is a Buddhist temple or more correctly a group of temples on a hilltop overlooking Kathmandu Valley. Often affectionately referred to as the Monkey Temple because of the troups of monkeys that swagger around the area amusing tourists with there antics - amusing that is until they notice you have food somewhere on your person and then it is not so amusing as you become the focus of there slightly aggressive behaviour which often ends in you "donating" your food to them.
was visited by Ashoka over 2000 years ago and is believed to have once have been an island in middle of lake that was Kathmandu Valley. Nowadays it At the offers some great views across Kathmandu city.
The central focus point is the spectacular white3 washed domed Stupa with its watchful eyes of Buddha, prayer wheels and statues of Dhyabu Buddhas and shaktis (consorts) encircling. The stupa is full of symbollic meaning with the lowest level the plinth representing Earth, the dome (Kumbha) representing Water. Above this is a square (harmika) with the watchful eyes of Buddha and then upwards is graceful tapering section with 13 stages representing the thiriteen stages to perfection on the way to Nirvana. The whole structure is topped by protective umbrella, with the spire being fire and umbrella air and finally the pinnacle of the stupa represents the fifth element - ether.
As so often seen through out Nepal and seen again at the Harati Temple at Swayambhunath the interweaving of Hindu and Buddhist religions. If only all religions could be interwoven like this without conflict.....
Swayambhunath has two statues of my favourite Tibetan Buddhist image - the beautiful imagery of Tara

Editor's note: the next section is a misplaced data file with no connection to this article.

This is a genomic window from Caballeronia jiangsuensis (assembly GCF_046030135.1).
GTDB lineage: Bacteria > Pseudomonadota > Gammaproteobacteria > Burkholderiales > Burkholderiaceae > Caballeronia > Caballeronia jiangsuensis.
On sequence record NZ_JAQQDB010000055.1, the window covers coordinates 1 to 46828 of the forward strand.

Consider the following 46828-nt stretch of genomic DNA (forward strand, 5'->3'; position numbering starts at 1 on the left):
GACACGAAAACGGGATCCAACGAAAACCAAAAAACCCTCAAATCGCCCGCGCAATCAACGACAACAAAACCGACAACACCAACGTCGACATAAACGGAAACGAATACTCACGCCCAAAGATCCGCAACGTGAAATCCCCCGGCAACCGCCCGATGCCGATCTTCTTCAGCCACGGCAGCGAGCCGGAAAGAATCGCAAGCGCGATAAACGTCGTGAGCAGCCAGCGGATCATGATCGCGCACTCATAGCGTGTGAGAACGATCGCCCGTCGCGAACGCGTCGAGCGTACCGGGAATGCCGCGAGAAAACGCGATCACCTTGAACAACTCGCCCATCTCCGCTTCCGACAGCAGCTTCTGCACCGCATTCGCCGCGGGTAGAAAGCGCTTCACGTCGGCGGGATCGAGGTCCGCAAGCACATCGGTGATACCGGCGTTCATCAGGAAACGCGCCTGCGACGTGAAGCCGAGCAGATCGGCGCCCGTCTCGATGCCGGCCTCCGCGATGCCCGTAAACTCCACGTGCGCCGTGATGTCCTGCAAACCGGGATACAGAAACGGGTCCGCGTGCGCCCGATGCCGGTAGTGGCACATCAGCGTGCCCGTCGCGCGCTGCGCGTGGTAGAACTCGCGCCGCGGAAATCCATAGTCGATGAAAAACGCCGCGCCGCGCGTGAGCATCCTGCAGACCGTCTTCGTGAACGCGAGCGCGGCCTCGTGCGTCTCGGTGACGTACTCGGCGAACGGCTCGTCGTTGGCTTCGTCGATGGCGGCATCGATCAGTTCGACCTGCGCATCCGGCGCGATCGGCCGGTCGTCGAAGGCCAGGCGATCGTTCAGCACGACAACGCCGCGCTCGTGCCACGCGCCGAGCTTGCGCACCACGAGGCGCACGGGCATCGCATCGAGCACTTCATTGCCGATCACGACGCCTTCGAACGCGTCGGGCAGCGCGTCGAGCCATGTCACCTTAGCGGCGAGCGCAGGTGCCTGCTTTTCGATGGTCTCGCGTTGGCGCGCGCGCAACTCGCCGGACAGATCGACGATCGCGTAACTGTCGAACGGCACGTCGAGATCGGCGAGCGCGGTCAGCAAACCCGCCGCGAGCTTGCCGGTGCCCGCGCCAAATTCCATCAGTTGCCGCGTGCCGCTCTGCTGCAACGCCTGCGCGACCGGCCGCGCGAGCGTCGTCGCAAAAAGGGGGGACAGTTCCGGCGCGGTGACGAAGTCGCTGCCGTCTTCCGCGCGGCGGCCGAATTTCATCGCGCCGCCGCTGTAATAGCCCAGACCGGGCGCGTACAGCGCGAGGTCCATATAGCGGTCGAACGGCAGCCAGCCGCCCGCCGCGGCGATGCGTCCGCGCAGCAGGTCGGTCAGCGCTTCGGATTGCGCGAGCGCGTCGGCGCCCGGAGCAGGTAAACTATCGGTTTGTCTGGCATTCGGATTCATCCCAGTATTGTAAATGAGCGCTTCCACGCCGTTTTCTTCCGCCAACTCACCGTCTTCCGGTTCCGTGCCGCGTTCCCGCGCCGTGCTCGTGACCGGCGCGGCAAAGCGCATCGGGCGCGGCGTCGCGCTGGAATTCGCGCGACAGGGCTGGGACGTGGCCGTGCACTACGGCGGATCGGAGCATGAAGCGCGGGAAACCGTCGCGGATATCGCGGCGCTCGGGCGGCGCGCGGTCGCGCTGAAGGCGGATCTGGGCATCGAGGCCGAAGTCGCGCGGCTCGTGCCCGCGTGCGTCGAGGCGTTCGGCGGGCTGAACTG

Stalls are everywhere at Durbar Square
The night and light acts a magic quality the the square
who watches over the many tourists wandering around below their lofty platforms. Maybe even amused by those like me who go on a elementals treasure hunt. Swayambhunath also has imagery representing the five elements located around the site though you have to search for them, hence the treasure hunt comment. Water was a bit disappointing being a pool sadly spoilt with rubbish but Fire and Air were definately worth a look.
I let the others head back by taxi as I wanted to spend more time exploring Swayambhunath and also wanted to have one last walk back through the streets of Kathmandu and with a detour via Durbar Square as if I wasn't templed out enough! The light had faded when I arrived and square took on a new dimension with the still bustle market stalls lit by small lights casting interesting shadows across the faces of passers by. As the only tourist now remaining I once again became the focus of attention mainly from a group of children who revelled in seeing their image on my digital camera and practicing their English.
Night is I think the best way to enjoy Kathmandu streets they take on a
magical quality with the dirt and rubbish disappearing into the long shadows cast by the many small lights glowing out of the shop openings lining the narrow streets. This walk back was a lovely ending to my time in Kathmandu.
So it leaves me only to bid farewell to Kathmandu and start overlanding to India.